Steve started GamersNexus back when it was just a cool name, and now it's grown into an expansive website with an overwhelming amount of features. He recalls his first difficult decision with GN's direction: "I didn't know whether or not I wanted 'Gamers' to have a possessive apostrophe -- I mean, grammatically it should, but I didn't like it in the name. It was ugly. I also had people who were typing apostrophes into the address bar - sigh. It made sense to just leave it as 'Gamers.'"
First world problems, Steve. First world problems.
Following our AMD Radeon Vega: Frontier Edition review and preceding tear-down, Buildzoid has now returned to analyze the AMD Vega: Frontier Edition PCB & VRM. This is a 12-phase design (doubled-up 6) that ultimately resembles something similar to a 290X Lightning, making it the hands-down best VRM we've seen on a reference card. Given that Vega: FE is $1000, that sort of makes sense -- but Buildzoid does pose some questions as to what's necessary and how much current is really going through the card.
“Disillusioned and confused” could describe much of the response to initial AMD Vega: Frontier Edition testing and reviews. The card’s market positioning is somewhat confusing, possessing neither the professional-level driver certification nor the gaming-level price positioning. This makes Vega: FE ($1000) a very specifically placed card and, like the Titan Xp, doesn’t exactly look like the best price:performance argument for a large portion of the market. But that’s OK – it doesn’t have to be, and it’s not trying to be. The thing is, though, that AMD’s Vega architecture has been so long hyped, so long overdue, that users in our segment are looking for any sign of competition with nVidia’s high-end. It just so happens that, largely thanks to AMD’s decision to go with “Vega” as the name of its first Vega arch card, the same users saw Vega: FE as an inbound do-all flagship.
But it wasn’t really meant to compete under those expectations, it turns out.
Today, we’re focusing our review efforts most heavily on power, thermals, and noise, with the heaviest focus on power and thermals. Some of this includes power draw vs. time charts, like when Blender is engaged in long render cycles, and other tests include noise-normalized temperature testing. We’ve also got gaming benchmarks, synthetics (FireStrike, TimeSpy), and production benchmarks (Maya, 3DS Max, Blender, Creo, Catia), but those all receive less focus than our primary thermal/power analysis. This focus is because the thermal and power behavior can be extrapolated most linearly to Vega’s future supplements, and we figure it’s a way to offer a unique set of data for a review.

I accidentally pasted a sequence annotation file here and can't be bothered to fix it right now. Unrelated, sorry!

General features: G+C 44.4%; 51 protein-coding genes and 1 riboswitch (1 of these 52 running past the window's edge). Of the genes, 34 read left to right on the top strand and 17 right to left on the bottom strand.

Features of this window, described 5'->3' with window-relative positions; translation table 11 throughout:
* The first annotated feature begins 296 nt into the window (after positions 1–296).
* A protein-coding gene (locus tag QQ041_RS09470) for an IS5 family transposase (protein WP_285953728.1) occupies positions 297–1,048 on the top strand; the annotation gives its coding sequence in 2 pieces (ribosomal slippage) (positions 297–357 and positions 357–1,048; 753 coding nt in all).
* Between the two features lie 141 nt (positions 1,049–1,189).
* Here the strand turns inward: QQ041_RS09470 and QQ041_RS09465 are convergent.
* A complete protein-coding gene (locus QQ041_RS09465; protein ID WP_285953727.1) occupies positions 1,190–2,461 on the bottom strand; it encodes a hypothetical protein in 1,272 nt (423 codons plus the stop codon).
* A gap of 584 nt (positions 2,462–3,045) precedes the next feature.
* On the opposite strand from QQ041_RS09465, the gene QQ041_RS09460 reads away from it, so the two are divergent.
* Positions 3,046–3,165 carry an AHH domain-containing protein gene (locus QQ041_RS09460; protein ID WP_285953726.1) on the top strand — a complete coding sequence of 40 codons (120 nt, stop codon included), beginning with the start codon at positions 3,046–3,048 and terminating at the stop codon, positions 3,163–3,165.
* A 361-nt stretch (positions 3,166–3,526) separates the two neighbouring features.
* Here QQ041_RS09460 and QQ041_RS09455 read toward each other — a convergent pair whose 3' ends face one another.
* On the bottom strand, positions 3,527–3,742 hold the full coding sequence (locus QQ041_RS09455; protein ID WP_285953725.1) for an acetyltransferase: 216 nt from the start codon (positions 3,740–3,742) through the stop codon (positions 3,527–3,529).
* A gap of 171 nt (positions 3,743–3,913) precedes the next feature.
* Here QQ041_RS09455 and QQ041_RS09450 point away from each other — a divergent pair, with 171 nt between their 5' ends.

Following our first battery of tests, we dismantled our AMD Vega: Frontier Edition card (which we purchased retail) to get a closer look at the VRM & power design, thermal design, card assembly, and sizes for everything on the board. The tear-down process is the first step to our inevitable hybrid mod of AMD Vega, which should determine the card’s headroom with the thermal limitation removed. We’re also using this as an opportunity to report rough die size measurements, HBM stack measurements, and mounting distances for the community.
Full review testing is still forthcoming, as we didn’t have the usual pre-release embargo period to look things over, but this will serve as our first official Vega: FE coverage. Our next round of coverage will likely be a VRM analysis by Buildzoid, which will be accompanied shortly by thermal/power testing and overclock/gaming testing. Production tests will land in there somewhere – those are already half done – we just need to figure out where they fit best, based on content scheduling.
With hours to spare until our Vega shipment arrives from a retailer, we put together a review of the Zotac 1080 Ti Amp Extreme – it’s in editing now, and still pending completion – and tore-down the card. The tear-down is live now on YouTube, and is embedded below.
As for the reference to the rubber bumper not making contact, that’s shown in the above photo. Note also that this bumper isn’t over the inductors, so it’s not going to impact coil whine, and it’s not making contact to the VRM heatsink. We already tested this and have data for it in the review.
This episode of Ask GN posts on the tail of the X299 and Kaby Lake X / Skylake X embargo lift and in the midst of the newest cryptocurrency craze, which has set upon the video card market like a swarm of locusts.
We’re addressing two general questions we’ve seen around the internet, then following-up with reader/viewer-submitted questions. If you’d like to pose a question for the next Ask GN, the best place to do so would be in either our Patreon discord or in the video comments.